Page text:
Solon slams ‘premature’ FDA issuance of e-cig, HTP regulation

Solon slams ‘premature’ FDA issuance of e-cig, HTP regulation

Nueva Ecija Rep. Estrellita Suansing (Photo courtesy by MB)

MANILA — A lawmaker has deplored what she called “premature” issuance of regulations on vapor products and heated tobacco products (HTPs) by the Philippines Food and Drug Administration (FDA) which failed to conclude public consultations on the issue amid its acceptance of grants from foreign anti-tobacco organizations.

Nueva Ecija Rep. Estrellita Suansing said the issuance of Administrative Order No. 2020-0055 by the FDA was unexpected and “deplorable,” as the agency had not completed the public consultations on the guidelines for the regulation of vapor products or e-cigarettes and HTPs.

The AO was signed by the FDA on December 1, 2020 but was only made available on its website on January 4, 2021. Rep. Suansing said the AO was issued despite the fact that there was no formal notice of termination of the public consultation and the call for a Congressional investigation on FDA’s receipt of foreign funds.

“It is premature and clearly done in bad faith”, she said. “Despite the unfinished public consultation on the FDA’s draft guidelines and numerous unresolved matters raised by legislators and stakeholders alike, prompting all three lawmakers present to call for more hearings, the FDA, through the Department of Health, still proceeded to issue their regulations, without any prior notice or resolution. For whatever reason, it’s as if the valid concerns raised were deliberately ignored.”

The FDA conducted public consultations on October 6 and 8, 2020 on its draft guidelines on the regulation of vapor products and HTPs, respectively.

The hearing on HTPs, attended by Rep. Suansing, Ilocos Sur Rep. Deogracias “DV” Savellano, and Valenzuela Rep. Wes Gatchalian, was however cut short after FDA officials refused to answer Rep. Suansing’s question on FDA’s receipt of private funding intended to implement anti-tobacco and anti-vaping policies from international private groups.
An FDA official initially denied receiving foreign funds but when confronted with actual donor declarations from Bloomberg’s official website by Rep. Suansing, officials had no choice but to admit receiving such grant.

“I tried to pursue the question about the foreign grants but an official said that he was ordered not to answer me. He said FDA leadership will instead coordinate with my office to discuss the grants separately. With this stubborn refusal, I could not allow the so-called consultation to proceed given the potential conflict of interest. Arguably, these foreign grants could have pushed the policy direction of the FDA in drafting these regulations,” Rep. Suansing said.

“In addition to receiving funds from the Bloomberg Initiative, the FDA also admitted to soliciting and accepting funding from another anti-tobacco and anti-vaping organization, The International Union Against Tuberculosis and Lung Disease (The Union). If so, how then can the public put faith in the integrity of these consultations when the government regulator itself has admitted to receiving funding from groups that seek to ban the products the regulator should be regulating,” she said.

She said that instead of allowing local policies to be influenced by foreign vested interest groups, regulators should look into the actual experience of other countries such as the United Kingdom.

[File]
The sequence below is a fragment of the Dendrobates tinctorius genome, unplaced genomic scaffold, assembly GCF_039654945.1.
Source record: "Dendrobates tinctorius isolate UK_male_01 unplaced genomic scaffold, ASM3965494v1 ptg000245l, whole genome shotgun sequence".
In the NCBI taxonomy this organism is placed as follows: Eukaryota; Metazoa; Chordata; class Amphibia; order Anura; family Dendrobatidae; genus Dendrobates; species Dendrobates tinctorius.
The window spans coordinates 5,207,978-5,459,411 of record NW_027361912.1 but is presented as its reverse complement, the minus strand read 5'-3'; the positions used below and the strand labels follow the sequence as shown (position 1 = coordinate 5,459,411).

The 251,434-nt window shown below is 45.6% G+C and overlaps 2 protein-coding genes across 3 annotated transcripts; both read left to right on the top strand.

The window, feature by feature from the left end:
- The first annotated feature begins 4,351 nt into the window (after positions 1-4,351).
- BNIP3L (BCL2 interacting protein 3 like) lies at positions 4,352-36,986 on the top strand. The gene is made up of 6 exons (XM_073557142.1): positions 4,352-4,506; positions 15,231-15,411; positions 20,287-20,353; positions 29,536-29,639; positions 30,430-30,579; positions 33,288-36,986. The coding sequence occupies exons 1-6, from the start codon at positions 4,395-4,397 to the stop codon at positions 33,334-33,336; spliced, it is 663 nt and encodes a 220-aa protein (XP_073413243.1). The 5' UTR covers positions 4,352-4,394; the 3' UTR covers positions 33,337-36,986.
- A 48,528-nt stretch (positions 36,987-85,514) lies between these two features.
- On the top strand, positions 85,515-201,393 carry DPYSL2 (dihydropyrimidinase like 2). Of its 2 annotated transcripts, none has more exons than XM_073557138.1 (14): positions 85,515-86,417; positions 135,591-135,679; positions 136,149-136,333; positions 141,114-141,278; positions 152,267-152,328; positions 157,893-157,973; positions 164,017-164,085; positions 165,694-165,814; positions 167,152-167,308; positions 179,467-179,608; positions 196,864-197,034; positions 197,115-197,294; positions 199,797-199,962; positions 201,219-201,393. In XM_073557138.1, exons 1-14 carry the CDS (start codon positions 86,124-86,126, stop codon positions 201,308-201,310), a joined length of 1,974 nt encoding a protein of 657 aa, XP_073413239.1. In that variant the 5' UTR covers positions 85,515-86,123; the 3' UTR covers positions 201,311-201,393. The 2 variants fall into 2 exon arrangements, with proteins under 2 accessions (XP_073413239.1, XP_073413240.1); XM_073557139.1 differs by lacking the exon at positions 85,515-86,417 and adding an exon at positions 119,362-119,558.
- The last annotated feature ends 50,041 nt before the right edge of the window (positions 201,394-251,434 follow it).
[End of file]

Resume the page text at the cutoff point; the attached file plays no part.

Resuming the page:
“Take the case of Thailand and the United Kingdom for example. Each has taken a different approach in tobacco regulation with the former implementing a prohibitive stance on smoking alternatives, while the latter embracing tobacco harm reduction principles. The rate of smoking in the UK has been steadily decreasing in contrast to Thailand where smoking rates remain stagnant,” Rep. Suansing said, referring to the conclusion of a policy study done last year by R Street Institute—a nonprofit, nonpartisan, public policy research organization.

On December 2, 2020, Rep. Suansing and Rep. Savellano filed House Resolution No. 1396, directing the House Committee on Good Government and Public Accountability with the specific intent to conduct an inquiry on the questionable receipt of private funding by the FDA and other government agencies and institutions in exchange for specific and pre-defined policies directed against a legitimate industry and in complete disregard of the rights and welfare of consumers.

Rep. Suansing said, “the resolution was filed in order to ensure the integrity of government proceedings and reaffirm the public’s trust in our government regulators.”

“The initial denial and subsequent admission bring into question the objectivity, impartiality, and credibility of the FDA in drafting these Guidelines and overseeing the implementation of these regulations. The potential conflict of interest these foreign funds creates cannot be ignored and must first be resolved in order to preserve the integrity of the proceedings,” the resolution stated.

“We cannot allow this critical inquiry on funding to be swept under the rug. The crafting of public policy should not be influenced by the highest bidder. We will make sure that our policies and proceedings are free from any conflict of interest or foreign influence. This premature issuance of A.O. No. 2020-055 by the FDA has given us more reason to pursue the investigation,” Rep. Suansing said.

The resolution seeks an investigation on the manner by which the FDA public consultations were conducted and how these private funds could have influenced it, to the detriment of good regulatory practice, the credibility of Philippine government institutions, and the lives and livelihoods of consumers, citizens, businesses and stakeholders. (AI/MTVN)

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